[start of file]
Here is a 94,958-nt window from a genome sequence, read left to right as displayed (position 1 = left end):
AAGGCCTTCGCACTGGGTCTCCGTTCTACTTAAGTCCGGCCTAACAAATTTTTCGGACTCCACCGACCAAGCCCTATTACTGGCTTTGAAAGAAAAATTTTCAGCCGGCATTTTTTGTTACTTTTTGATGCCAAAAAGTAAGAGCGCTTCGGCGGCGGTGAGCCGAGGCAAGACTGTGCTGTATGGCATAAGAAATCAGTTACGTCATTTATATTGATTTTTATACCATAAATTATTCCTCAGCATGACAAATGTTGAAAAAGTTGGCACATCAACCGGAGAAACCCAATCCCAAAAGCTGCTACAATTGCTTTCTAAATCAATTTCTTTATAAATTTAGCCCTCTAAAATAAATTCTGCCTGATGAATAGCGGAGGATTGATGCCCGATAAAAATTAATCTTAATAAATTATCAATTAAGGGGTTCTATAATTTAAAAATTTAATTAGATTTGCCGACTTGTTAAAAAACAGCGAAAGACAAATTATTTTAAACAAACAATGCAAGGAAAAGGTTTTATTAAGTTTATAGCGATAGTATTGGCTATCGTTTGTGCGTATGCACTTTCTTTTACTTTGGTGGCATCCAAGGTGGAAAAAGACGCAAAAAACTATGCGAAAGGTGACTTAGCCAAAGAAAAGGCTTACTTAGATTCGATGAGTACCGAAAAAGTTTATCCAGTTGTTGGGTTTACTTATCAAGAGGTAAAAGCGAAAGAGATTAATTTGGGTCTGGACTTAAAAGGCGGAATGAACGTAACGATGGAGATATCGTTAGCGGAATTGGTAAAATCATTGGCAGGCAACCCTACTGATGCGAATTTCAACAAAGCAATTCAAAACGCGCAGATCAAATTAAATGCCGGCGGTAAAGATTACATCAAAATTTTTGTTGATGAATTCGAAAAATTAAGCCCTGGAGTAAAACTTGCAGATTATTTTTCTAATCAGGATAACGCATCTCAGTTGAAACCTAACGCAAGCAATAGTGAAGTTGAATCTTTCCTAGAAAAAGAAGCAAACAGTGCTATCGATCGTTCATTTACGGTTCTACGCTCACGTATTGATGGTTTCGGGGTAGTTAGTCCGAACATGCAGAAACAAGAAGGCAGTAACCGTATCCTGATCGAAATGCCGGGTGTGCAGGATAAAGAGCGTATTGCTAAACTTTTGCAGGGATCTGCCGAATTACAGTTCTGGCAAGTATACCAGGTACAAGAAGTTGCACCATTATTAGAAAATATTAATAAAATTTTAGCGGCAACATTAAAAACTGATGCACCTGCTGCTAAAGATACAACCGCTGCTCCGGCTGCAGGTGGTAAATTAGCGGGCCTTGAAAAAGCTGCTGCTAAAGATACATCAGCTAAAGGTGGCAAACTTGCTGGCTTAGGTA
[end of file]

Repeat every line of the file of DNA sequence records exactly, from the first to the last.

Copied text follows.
Here is a 94,958-nt window from a genome sequence, read left to right as displayed (position 1 = left end):
AAGGCCTTCGCACTGGGTCTCCGTTCTACTTAAGTCCGGCCTAACAAATTTTTCGGACTCCACCGACCAAGCCCTATTACTGGCTTTGAAAGAAAAATTTTCAGCCGGCATTTTTTGTTACTTTTTGATGCCAAAAAGTAAGAGCGCTTCGGCGGCGGTGAGCCGAGGCAAGACTGTGCTGTATGGCATAAGAAATCAGTTACGTCATTTATATTGATTTTTATACCATAAATTATTCCTCAGCATGACAAATGTTGAAAAAGTTGGCACATCAACCGGAGAAACCCAATCCCAAAAGCTGCTACAATTGCTTTCTAAATCAATTTCTTTATAAATTTAGCCCTCTAAAATAAATTCTGCCTGATGAATAGCGGAGGATTGATGCCCGATAAAAATTAATCTTAATAAATTATCAATTAAGGGGTTCTATAATTTAAAAATTTAATTAGATTTGCCGACTTGTTAAAAAACAGCGAAAGACAAATTATTTTAAACAAACAATGCAAGGAAAAGGTTTTATTAAGTTTATAGCGATAGTATTGGCTATCGTTTGTGCGTATGCACTTTCTTTTACTTTGGTGGCATCCAAGGTGGAAAAAGACGCAAAAAACTATGCGAAAGGTGACTTAGCCAAAGAAAAGGCTTACTTAGATTCGATGAGTACCGAAAAAGTTTATCCAGTTGTTGGGTTTACTTATCAAGAGGTAAAAGCGAAAGAGATTAATTTGGGTCTGGACTTAAAAGGCGGAATGAACGTAACGATGGAGATATCGTTAGCGGAATTGGTAAAATCATTGGCAGGCAACCCTACTGATGCGAATTTCAACAAAGCAATTCAAAACGCGCAGATCAAATTAAATGCCGGCGGTAAAGATTACATCAAAATTTTTGTTGATGAATTCGAAAAATTAAGCCCTGGAGTAAAACTTGCAGATTATTTTTCTAATCAGGATAACGCATCTCAGTTGAAACCTAACGCAAGCAATAGTGAAGTTGAATCTTTCCTAGAAAAAGAAGCAAACAGTGCTATCGATCGTTCATTTACGGTTCTACGCTCACGTATTGATGGTTTCGGGGTAGTTAGTCCGAACATGCAGAAACAAGAAGGCAGTAACCGTATCCTGATCGAAATGCCGGGTGTGCAGGATAAAGAGCGTATTGCTAAACTTTTGCAGGGATCTGCCGAATTACAGTTCTGGCAAGTATACCAGGTACAAGAAGTTGCACCATTATTAGAAAATATTAATAAAATTTTAGCGGCAACATTAAAAACTGATGCACCTGCTGCTAAAGATACAACCGCTGCTCCGGCTGCAGGTGGTAAATTAGCGGGCCTTGAAAAAGCTGCTGCTAAAGATACATCAGCTAAAGGTGGCAAACTTGCTGGCTTAGGTA